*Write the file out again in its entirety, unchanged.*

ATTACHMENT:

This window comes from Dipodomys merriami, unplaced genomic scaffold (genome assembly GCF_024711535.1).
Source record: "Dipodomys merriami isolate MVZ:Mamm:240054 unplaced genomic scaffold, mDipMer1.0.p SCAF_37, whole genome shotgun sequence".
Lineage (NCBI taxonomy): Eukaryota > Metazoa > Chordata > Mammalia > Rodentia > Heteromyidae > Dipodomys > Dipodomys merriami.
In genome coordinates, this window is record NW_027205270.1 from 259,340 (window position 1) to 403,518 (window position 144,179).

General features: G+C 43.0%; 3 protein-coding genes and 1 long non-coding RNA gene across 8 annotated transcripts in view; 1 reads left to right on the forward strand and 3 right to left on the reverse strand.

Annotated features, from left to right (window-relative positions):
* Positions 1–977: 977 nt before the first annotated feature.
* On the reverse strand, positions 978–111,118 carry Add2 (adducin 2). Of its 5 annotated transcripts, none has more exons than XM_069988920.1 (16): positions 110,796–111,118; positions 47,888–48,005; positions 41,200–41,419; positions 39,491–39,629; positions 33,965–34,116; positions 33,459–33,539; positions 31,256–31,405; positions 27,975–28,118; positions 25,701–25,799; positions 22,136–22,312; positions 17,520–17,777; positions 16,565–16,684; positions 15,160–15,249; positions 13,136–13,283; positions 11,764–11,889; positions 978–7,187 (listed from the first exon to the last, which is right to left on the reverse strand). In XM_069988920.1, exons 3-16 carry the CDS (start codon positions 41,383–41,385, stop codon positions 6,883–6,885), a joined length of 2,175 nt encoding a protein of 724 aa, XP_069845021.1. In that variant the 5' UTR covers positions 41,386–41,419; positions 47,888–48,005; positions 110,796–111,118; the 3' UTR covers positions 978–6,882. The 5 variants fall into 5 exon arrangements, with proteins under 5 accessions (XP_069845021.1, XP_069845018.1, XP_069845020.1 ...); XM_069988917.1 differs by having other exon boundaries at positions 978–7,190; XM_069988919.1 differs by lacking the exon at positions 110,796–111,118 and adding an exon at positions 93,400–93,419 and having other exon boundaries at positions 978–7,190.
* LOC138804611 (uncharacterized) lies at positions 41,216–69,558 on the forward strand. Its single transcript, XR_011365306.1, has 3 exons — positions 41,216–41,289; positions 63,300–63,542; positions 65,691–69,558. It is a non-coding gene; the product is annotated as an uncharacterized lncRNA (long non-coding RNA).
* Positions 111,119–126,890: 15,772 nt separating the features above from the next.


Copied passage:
This window comes from Dipodomys merriami, unplaced genomic scaffold (genome assembly GCF_024711535.1).
Source record: "Dipodomys merriami isolate MVZ:Mamm:240054 unplaced genomic scaffold, mDipMer1.0.p SCAF_37, whole genome shotgun sequence".
Lineage (NCBI taxonomy): Eukaryota > Metazoa > Chordata > Mammalia > Rodentia > Heteromyidae > Dipodomys > Dipodomys merriami.
In genome coordinates, this window is record NW_027205270.1 from 259,340 (window position 1) to 403,518 (window position 144,179).

General features: G+C 43.0%; 3 protein-coding genes and 1 long non-coding RNA gene across 8 annotated transcripts in view; 1 reads left to right on the forward strand and 3 right to left on the reverse strand.

Annotated features, from left to right (window-relative positions):
* Positions 1–977: 977 nt before the first annotated feature.
* On the reverse strand, positions 978–111,118 carry Add2 (adducin 2). Of its 5 annotated transcripts, none has more exons than XM_069988920.1 (16): positions 110,796–111,118; positions 47,888–48,005; positions 41,200–41,419; positions 39,491–39,629; positions 33,965–34,116; positions 33,459–33,539; positions 31,256–31,405; positions 27,975–28,118; positions 25,701–25,799; positions 22,136–22,312; positions 17,520–17,777; positions 16,565–16,684; positions 15,160–15,249; positions 13,136–13,283; positions 11,764–11,889; positions 978–7,187 (listed from the first exon to the last, which is right to left on the reverse strand). In XM_069988920.1, exons 3-16 carry the CDS (start codon positions 41,383–41,385, stop codon positions 6,883–6,885), a joined length of 2,175 nt encoding a protein of 724 aa, XP_069845021.1. In that variant the 5' UTR covers positions 41,386–41,419; positions 47,888–48,005; positions 110,796–111,118; the 3' UTR covers positions 978–6,882. The 5 variants fall into 5 exon arrangements, with proteins under 5 accessions (XP_069845021.1, XP_069845018.1, XP_069845020.1 ...); XM_069988917.1 differs by having other exon boundaries at positions 978–7,190; XM_069988919.1 differs by lacking the exon at positions 110,796–111,118 and adding an exon at positions 93,400–93,419 and having other exon boundaries at positions 978–7,190.
* LOC138804611 (uncharacterized) lies at positions 41,216–69,558 on the forward strand. Its single transcript, XR_011365306.1, has 3 exons — positions 41,216–41,289; positions 63,300–63,542; positions 65,691–69,558. It is a non-coding gene; the product is annotated as an uncharacterized lncRNA (long non-coding RNA).
* Positions 111,119–126,890: 15,772 nt separating the features above from the next.